Public diplomacy is normally understood as government's aim to positively influence overseas public opinion regarding its image. However, this essay instead explores public diplomacy through people-to people relationships as a process of engagement and mutual understanding while maintaining governmental objectives as well. The emphasis of Australia's conduct of public diplomacy is explored through two main organizations - Melbourne Symphony Orchestra and National Gallery of Australia - in promoting cultural understanding with China and Japan. The locus on the effect of cultural diplomacy within this research paper is about fostering deeper relations and understanding with two of Australia's prominent Asian neighbours. Australia's geographical position is such that Asia is understood to be an important neighbour in the Asia-Pacific region. As such, the highlight of its relations with Japan and Australia is about the strong ties that the nation and subsequently, the community have fostered throughout many years of co-operations. This people-to-people links through public diplomacy provides a more intimate and nongovernmental intrusive mode of communication to better understand a culture that is so different than that of Australia's Western one. Thus, cultural diplomacy itself facilitates interest in participation of communities in wanting to understand, explore and educate themselves about others. The end of the 'White Australia' policy has developed Australia's profile as a multi-national country and established its image as a nation that is accepting of others. There is a whole of government approach involved in achieving the successful ventures of cultural diplomacy by the two aforementioned organizations. As much as this paper focuses on a grassroots level of interaction and engagement, this has all been able to come about through the development of government trade relations with China and Japan and the contribution of government based organizations like ACC and AJF in supporting and funding MSO and NGA activities to bring about Australia's cultural connection with Asia. As such, Asian-Australian artists have emerged through this long-term cultural connection that Australia has shared with China and Japan. Chinese born composer Julian Yu whose iconic piece 'Willow and Wattle" effectively married Australian and Chinese culture into one and famed Japanese born fashion designer Akira Isagawa used his Printemps-Ete exhibition to showcase Japanese origami techniques in his production of Australian fashion. These are but a few of the artists whose dual identities has benefited themselves and the communities that they identify with. The recognition by MSO and NGA of their efforts and skills are a 'soft' and effective way of communicating with the people of two different nationalities...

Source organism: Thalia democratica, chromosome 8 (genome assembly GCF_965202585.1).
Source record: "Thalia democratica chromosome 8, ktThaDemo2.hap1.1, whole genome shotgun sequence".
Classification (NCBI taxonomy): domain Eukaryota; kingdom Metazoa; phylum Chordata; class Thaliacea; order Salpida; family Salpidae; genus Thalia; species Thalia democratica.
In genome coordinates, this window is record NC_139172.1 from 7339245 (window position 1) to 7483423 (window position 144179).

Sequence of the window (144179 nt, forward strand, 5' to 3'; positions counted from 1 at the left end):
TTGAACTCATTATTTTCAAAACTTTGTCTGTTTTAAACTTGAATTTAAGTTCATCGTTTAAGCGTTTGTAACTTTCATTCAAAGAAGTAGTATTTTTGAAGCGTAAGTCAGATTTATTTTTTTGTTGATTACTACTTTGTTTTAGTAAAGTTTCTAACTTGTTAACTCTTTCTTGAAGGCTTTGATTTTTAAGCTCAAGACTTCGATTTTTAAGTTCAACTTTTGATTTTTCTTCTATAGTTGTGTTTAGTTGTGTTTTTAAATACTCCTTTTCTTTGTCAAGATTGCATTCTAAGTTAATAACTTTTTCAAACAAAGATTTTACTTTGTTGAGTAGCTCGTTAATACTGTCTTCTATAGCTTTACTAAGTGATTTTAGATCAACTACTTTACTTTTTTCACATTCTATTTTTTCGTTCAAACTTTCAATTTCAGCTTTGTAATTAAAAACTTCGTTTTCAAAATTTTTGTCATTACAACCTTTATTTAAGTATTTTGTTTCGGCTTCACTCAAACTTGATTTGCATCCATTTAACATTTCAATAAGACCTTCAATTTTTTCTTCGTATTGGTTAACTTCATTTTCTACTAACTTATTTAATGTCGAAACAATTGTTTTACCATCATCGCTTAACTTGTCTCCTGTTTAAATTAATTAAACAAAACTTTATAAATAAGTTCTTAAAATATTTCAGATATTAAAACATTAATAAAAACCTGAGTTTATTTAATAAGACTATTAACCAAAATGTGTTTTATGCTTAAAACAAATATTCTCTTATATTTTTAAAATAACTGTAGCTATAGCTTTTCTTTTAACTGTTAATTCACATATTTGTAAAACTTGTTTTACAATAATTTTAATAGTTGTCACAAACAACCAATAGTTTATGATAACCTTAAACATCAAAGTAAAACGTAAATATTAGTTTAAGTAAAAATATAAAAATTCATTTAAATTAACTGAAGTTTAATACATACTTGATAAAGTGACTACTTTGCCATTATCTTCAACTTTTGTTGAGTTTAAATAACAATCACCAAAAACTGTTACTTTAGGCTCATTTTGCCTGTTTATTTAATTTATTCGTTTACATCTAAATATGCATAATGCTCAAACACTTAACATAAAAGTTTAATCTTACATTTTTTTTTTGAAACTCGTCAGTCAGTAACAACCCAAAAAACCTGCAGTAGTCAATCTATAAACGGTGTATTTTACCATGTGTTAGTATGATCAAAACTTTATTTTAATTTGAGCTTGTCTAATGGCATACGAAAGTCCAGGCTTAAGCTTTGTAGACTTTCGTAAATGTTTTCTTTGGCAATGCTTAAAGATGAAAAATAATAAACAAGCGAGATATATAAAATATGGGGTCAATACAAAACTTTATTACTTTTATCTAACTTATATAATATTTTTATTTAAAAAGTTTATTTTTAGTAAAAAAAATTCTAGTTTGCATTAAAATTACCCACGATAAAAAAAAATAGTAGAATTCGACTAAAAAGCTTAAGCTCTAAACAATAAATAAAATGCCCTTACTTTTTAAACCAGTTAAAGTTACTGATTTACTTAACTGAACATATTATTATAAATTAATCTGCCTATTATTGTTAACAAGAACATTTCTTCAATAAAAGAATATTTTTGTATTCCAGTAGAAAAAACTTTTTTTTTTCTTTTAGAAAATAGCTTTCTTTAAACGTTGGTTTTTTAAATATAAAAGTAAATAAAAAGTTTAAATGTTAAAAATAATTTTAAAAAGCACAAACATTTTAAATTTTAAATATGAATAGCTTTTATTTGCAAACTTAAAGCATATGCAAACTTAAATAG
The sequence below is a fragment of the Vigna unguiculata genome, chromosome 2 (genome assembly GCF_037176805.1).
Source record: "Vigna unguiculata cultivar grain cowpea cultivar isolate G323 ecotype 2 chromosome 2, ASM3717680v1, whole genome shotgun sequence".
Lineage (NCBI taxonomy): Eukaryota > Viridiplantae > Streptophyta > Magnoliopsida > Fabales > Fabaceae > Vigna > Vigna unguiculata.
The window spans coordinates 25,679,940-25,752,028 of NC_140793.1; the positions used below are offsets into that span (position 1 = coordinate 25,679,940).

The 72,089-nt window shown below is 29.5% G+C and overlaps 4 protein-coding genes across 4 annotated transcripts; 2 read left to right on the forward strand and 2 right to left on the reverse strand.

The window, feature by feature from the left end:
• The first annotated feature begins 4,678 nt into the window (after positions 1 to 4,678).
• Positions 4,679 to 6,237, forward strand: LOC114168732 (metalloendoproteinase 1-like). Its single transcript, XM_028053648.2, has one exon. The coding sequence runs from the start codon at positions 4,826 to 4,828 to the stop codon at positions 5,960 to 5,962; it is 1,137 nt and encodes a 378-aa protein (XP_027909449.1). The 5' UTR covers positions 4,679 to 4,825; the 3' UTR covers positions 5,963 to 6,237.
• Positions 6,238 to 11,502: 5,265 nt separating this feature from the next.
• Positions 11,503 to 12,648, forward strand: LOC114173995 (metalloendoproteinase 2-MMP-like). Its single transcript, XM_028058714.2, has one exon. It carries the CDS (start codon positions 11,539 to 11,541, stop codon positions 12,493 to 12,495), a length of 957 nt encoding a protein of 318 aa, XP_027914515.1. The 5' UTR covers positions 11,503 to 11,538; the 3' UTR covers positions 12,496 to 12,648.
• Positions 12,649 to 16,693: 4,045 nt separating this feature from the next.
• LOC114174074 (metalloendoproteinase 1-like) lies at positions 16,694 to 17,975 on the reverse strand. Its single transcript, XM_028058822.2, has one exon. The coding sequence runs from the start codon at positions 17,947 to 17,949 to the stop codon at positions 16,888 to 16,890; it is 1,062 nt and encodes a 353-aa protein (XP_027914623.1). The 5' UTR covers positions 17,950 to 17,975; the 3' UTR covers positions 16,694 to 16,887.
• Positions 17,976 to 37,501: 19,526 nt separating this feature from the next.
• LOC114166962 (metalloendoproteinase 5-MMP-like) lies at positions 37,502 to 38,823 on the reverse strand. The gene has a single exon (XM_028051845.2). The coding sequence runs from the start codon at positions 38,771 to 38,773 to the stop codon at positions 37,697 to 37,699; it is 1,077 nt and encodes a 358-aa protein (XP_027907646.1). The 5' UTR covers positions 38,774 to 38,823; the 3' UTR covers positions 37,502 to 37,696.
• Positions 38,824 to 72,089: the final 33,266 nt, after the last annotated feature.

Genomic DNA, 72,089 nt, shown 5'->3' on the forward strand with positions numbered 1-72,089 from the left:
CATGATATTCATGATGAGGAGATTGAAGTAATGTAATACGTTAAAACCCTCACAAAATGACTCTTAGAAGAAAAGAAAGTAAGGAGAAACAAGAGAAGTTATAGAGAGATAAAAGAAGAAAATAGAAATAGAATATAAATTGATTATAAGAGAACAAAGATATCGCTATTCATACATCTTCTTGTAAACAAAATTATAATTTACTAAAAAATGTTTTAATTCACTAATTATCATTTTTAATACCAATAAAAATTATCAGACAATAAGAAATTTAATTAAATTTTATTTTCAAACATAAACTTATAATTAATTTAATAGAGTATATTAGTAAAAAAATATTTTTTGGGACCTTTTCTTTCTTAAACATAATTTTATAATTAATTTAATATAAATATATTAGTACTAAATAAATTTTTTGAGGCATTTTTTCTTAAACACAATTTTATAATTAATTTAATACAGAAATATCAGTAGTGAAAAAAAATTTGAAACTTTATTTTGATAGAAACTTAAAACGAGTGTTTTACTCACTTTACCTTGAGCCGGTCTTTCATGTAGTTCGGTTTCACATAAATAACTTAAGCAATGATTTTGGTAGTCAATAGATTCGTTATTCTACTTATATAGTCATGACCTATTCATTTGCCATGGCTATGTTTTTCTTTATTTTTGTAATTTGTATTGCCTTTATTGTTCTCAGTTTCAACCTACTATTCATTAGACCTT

A Princeton PhD, was a US diplomat for over 20 years, mostly in Eastern Europe, and was promoted to the Senior Foreign Service in 1997. For the Open World Leadership Center, he speaks with
its delegates from Europe/Eurasia on the topic, "E Pluribus Unum? What Keeps the United States United" (http://johnbrownnotesandessays.blogspot.com/2017/03/notes-and-references-for-discussion-e.html). Affiliated with Georgetown University for over ten years, he shares ideas with students about public diplomacy.
The papers of his deceased father -- poet and diplomat John L. Brown -- are stored at Georgetown University Special Collections at the Lauinger Library. They are manuscript materials valuable to scholars interested in post-WWII U.S.-European cultural relations.
This blog is dedicated to him, Dr. John L. Brown, a remarkable linguist/humanist who wrote in the Foreign Service Journal (1964) -- years before "soft power" was ever coined -- that "The CAO [Cultural Affairs Officer] soon comes to realize that his job is really a form of love-making and that making love is never really successful unless both partners are participating."